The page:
The folks running CNN must have missed the irony when they dispatched a reporter to traipse across a Florida lawn and publicly shame an elderly woman on the world’s most syndicated news channel.
Not that I believe Russian political incursion is pointless to investigate, but there seems to be a startling lack of proportion. After all, aren’t the sirens sounding at America’s elite news network infinitely more valuable to Russia than some woman’s Trump fan page?
CNN — a multi-billion dollar, global media behemoth — has been rousted into a dead sprint to aggressively lobby America’s government and its most lucrative sector, Silicon Valley, to rein in the free flow of information, fake or otherwise, to be more in line with the sensibilities of its anchors. Meanwhile, those same anchors tell viewers that the real result of Russian disinformation is stuff like a completely unknown woman who held a relatively unnoticed rally with a handful of friends.
The woman in question, Florine Gruen, ran a rather shoddy pro-Trump Facebook page that apparently, at the urging of Russian operatives posing as American patriots, promoted a rally supporting then-candidate Donald Trump. The rally drew an astounding tens of people, mostly on the older side. They waved signs on the side of the road and went home.
For the highly-paid, powerful folks at CNN, Gruen and her completely forgotten rally represent the front line result of Russian disinformation.
Here’s the Russian ad she supposedly ran “word-for-word,” as CNN’s Drew Griffin pointed out while heroically advancing on a visibly confused Gruen.
As if to exemplify CNN’s obliviousness, Asha Rangappa, a former FBI special agent CNN hired to coo softly into America’s ear about secret surveillance courts, pointed out on Twitter about Griffin’s video: “How was Russia successful in its disinformation campaign? Exhibit A.”
She was referring to Gruen’s own apparent lack of awareness, while completely missing how her own network is dancing on the tip of Putin’s finger (indeed even “unwittingly” amplifying the results of his propaganda).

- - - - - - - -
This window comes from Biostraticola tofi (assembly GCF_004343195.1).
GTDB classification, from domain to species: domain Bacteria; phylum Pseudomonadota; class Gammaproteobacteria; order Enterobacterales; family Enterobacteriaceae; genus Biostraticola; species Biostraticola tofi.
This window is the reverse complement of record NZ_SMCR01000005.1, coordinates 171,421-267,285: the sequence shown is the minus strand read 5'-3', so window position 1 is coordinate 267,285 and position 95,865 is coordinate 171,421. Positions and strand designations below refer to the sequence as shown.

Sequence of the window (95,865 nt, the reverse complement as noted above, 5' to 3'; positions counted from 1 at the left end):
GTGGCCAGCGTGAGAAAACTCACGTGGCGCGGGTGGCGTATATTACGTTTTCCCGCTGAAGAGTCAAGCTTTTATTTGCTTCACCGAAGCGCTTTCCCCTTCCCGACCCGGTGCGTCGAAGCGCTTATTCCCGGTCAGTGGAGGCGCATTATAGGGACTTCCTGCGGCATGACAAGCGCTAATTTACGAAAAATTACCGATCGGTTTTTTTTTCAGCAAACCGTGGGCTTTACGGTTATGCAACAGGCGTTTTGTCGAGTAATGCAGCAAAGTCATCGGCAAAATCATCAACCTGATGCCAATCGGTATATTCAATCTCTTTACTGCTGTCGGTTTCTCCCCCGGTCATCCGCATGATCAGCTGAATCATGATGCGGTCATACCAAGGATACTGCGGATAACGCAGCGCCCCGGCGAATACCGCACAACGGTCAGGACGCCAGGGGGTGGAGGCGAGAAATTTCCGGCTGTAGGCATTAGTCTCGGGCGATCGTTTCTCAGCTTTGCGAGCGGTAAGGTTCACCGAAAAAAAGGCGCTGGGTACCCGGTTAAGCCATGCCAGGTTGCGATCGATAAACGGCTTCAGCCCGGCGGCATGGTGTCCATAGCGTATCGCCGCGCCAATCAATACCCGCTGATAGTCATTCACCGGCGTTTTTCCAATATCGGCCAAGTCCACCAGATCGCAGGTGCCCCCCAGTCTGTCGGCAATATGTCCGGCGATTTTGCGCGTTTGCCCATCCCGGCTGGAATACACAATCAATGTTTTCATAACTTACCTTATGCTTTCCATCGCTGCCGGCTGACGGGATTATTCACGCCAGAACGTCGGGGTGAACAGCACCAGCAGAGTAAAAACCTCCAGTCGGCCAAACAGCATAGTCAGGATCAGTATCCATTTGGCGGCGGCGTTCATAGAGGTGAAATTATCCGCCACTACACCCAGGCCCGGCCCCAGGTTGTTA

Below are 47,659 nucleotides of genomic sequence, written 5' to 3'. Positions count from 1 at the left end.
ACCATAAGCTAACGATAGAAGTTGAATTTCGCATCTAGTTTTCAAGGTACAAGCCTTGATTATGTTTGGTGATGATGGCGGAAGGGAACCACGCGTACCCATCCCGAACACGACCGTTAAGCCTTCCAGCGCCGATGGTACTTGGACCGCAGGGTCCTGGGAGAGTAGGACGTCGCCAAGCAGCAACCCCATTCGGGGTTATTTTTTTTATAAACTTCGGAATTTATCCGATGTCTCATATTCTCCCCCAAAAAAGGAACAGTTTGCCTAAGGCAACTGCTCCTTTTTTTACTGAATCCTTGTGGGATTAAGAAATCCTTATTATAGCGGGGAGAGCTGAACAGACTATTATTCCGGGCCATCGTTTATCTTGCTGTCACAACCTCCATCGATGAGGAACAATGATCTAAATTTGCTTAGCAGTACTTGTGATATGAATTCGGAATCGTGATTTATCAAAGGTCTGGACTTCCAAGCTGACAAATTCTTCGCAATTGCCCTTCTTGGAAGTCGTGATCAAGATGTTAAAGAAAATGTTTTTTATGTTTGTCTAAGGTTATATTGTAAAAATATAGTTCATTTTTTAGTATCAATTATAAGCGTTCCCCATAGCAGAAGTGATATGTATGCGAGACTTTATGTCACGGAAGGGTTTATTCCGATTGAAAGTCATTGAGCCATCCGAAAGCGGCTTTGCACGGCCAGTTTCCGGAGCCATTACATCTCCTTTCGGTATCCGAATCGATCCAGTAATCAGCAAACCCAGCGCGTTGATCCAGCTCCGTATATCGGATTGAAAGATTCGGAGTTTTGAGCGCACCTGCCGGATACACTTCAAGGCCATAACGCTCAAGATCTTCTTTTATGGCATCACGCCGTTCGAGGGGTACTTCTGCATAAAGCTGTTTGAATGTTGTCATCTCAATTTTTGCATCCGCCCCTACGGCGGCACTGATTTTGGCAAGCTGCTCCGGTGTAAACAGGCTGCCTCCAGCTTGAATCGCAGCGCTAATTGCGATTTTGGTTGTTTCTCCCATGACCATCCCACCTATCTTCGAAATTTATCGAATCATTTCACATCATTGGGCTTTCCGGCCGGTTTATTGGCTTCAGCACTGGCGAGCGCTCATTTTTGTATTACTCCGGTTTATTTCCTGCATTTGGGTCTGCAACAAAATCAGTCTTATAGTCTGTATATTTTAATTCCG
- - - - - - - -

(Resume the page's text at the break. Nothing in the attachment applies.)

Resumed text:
To make matters worse, CNN’s entire jihad is predicated on the stipulation that Russia’s social media campaign was effective at swaying the public — an assertion that countless experts, contextual studies and Facebook’s own execs have time and again disputed.
Here’s The New York Times, itself a beneficiary of the fake news jihad, blaring “‘Fake News’: Wide Reach but little impact, Study Suggests.” Here’s a Think Progress reporter who specializes in open-source analysis throwing major shade on the efficacy of Russia’s efforts. Here’s The New York Times again, but this time shaming a Facebook exec for saying what everyone at this point already knows about how Russia influence on social was nominal at best.
Adrian Chen, America’s foremost reporter on the Russian troll farm that propagated these posts, recently appeared on MSNBC and said the obvious:
It’s my personal belief that it isn’t all that effective. You know it’s essentially a social media marketing campaign with 90 people, a couple million dollars, a few million dollars behind it, run by people who have a bare grasp of the English language and not a full grasp of who they’re targeting, what they’re targeting.
If you think about that in terms of just a normal marketing campaign, that’s not going to be a very good bang for your buck.
That’s when Chen gets to the truly terrifying part. He continued by noting the “paranoia” Russia generated, clustered most acutely among American elites, was the most troubling aspect of the whole operation.
“That is a very powerful thing that is going on and is really increasing now in the wake of these indictments in kind of a worrying way,” he concluded. “There’s not a lot of people saying ‘let’s hold back, maybe it’s not that big of a deal.’”
Indeed they aren’t holding back. They’re charging forward. They want control of your news feed, they want dissent squished, they want content approved.
Ray Bradbury saw the marriage of state and media coming decades ago. His “Fahrenheit 451” imagined a world in which mass media teamed up with government to police the published word. In the book, at one pivotal moment, Bradbury described a government manhunt the media happily takes a hand in broadcasting and directing.
When the security forces can’t find their true culprit, they literally turn on a random person.
“The camera, hovering in the belly of a helicopter, now swung onto at an empty street,” he writes.
They descend on a random. An innocent person who “stood bewildered.” She “probably never knew.”
“As if to give the audience time to appreciate everything, the raw look of the victim’s face.”
And the culprit they found?
A hapless Florine Gruen.